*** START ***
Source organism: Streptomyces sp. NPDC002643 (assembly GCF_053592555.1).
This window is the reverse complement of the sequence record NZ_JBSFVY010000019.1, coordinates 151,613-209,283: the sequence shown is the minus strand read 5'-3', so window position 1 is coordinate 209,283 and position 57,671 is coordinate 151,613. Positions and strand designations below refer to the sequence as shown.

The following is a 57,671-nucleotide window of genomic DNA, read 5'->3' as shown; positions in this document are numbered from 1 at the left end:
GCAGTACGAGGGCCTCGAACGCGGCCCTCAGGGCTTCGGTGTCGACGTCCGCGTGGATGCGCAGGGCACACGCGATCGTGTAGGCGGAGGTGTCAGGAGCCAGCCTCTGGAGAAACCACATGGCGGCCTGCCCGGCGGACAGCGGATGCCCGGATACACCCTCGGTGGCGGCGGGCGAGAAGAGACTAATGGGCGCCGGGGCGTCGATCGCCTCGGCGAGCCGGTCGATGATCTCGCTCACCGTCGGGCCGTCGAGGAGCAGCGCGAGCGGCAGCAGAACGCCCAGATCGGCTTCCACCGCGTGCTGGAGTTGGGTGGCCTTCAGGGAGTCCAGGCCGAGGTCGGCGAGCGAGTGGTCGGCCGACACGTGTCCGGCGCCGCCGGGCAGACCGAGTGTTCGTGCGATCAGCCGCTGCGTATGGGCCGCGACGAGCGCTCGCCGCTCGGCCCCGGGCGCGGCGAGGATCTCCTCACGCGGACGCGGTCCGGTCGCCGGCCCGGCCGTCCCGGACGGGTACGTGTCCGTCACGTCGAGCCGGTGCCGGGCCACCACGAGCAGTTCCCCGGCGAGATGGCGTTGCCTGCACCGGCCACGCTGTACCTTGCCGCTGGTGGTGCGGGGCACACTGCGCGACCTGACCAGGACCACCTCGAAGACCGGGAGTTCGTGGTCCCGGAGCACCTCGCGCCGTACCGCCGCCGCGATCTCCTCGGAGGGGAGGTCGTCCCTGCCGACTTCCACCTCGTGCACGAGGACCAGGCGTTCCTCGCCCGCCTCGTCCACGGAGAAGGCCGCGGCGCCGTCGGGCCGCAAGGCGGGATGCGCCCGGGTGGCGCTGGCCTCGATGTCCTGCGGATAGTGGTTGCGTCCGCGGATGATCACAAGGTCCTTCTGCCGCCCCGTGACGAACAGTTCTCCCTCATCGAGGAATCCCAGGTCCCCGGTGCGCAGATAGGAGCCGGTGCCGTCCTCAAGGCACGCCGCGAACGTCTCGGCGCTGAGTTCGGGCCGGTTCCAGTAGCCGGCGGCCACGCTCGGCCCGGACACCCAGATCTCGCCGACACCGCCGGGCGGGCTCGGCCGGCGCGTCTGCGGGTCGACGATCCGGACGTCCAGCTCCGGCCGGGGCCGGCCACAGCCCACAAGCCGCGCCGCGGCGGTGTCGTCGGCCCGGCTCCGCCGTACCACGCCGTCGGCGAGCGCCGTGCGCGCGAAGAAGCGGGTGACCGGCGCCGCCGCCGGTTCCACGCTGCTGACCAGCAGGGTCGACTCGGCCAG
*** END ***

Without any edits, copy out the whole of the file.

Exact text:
Source organism: Streptomyces sp. NPDC002643 (assembly GCF_053592555.1).
This window is the reverse complement of the sequence record NZ_JBSFVY010000019.1, coordinates 151,613-209,283: the sequence shown is the minus strand read 5'-3', so window position 1 is coordinate 209,283 and position 57,671 is coordinate 151,613. Positions and strand designations below refer to the sequence as shown.

The following is a 57,671-nucleotide window of genomic DNA, read 5'->3' as shown; positions in this document are numbered from 1 at the left end:
GCAGTACGAGGGCCTCGAACGCGGCCCTCAGGGCTTCGGTGTCGACGTCCGCGTGGATGCGCAGGGCACACGCGATCGTGTAGGCGGAGGTGTCAGGAGCCAGCCTCTGGAGAAACCACATGGCGGCCTGCCCGGCGGACAGCGGATGCCCGGATACACCCTCGGTGGCGGCGGGCGAGAAGAGACTAATGGGCGCCGGGGCGTCGATCGCCTCGGCGAGCCGGTCGATGATCTCGCTCACCGTCGGGCCGTCGAGGAGCAGCGCGAGCGGCAGCAGAACGCCCAGATCGGCTTCCACCGCGTGCTGGAGTTGGGTGGCCTTCAGGGAGTCCAGGCCGAGGTCGGCGAGCGAGTGGTCGGCCGACACGTGTCCGGCGCCGCCGGGCAGACCGAGTGTTCGTGCGATCAGCCGCTGCGTATGGGCCGCGACGAGCGCTCGCCGCTCGGCCCCGGGCGCGGCGAGGATCTCCTCACGCGGACGCGGTCCGGTCGCCGGCCCGGCCGTCCCGGACGGGTACGTGTCCGTCACGTCGAGCCGGTGCCGGGCCACCACGAGCAGTTCCCCGGCGAGATGGCGTTGCCTGCACCGGCCACGCTGTACCTTGCCGCTGGTGGTGCGGGGCACACTGCGCGACCTGACCAGGACCACCTCGAAGACCGGGAGTTCGTGGTCCCGGAGCACCTCGCGCCGTACCGCCGCCGCGATCTCCTCGGAGGGGAGGTCGTCCCTGCCGACTTCCACCTCGTGCACGAGGACCAGGCGTTCCTCGCCCGCCTCGTCCACGGAGAAGGCCGCGGCGCCGTCGGGCCGCAAGGCGGGATGCGCCCGGGTGGCGCTGGCCTCGATGTCCTGCGGATAGTGGTTGCGTCCGCGGATGATCACAAGGTCCTTCTGCCGCCCCGTGACGAACAGTTCTCCCTCATCGAGGAATCCCAGGTCCCCGGTGCGCAGATAGGAGCCGGTGCCGTCCTCAAGGCACGCCGCGAACGTCTCGGCGCTGAGTTCGGGCCGGTTCCAGTAGCCGGCGGCCACGCTCGGCCCGGACACCCAGATCTCGCCGACACCGCCGGGCGGGCTCGGCCGGCGCGTCTGCGGGTCGACGATCCGGACGTCCAGCTCCGGCCGGGGCCGGCCACAGCCCACAAGCCGCGCCGCGGCGGTGTCGTCGGCCCGGCTCCGCCGTACCACGCCGTCGGCGAGCGCCGTGCGCGCGAAGAAGCGGGTGACCGGCGCCGCCGCCGGTTCCACGCTGCTGACCAGCAGGGTCGACTCGGCCAG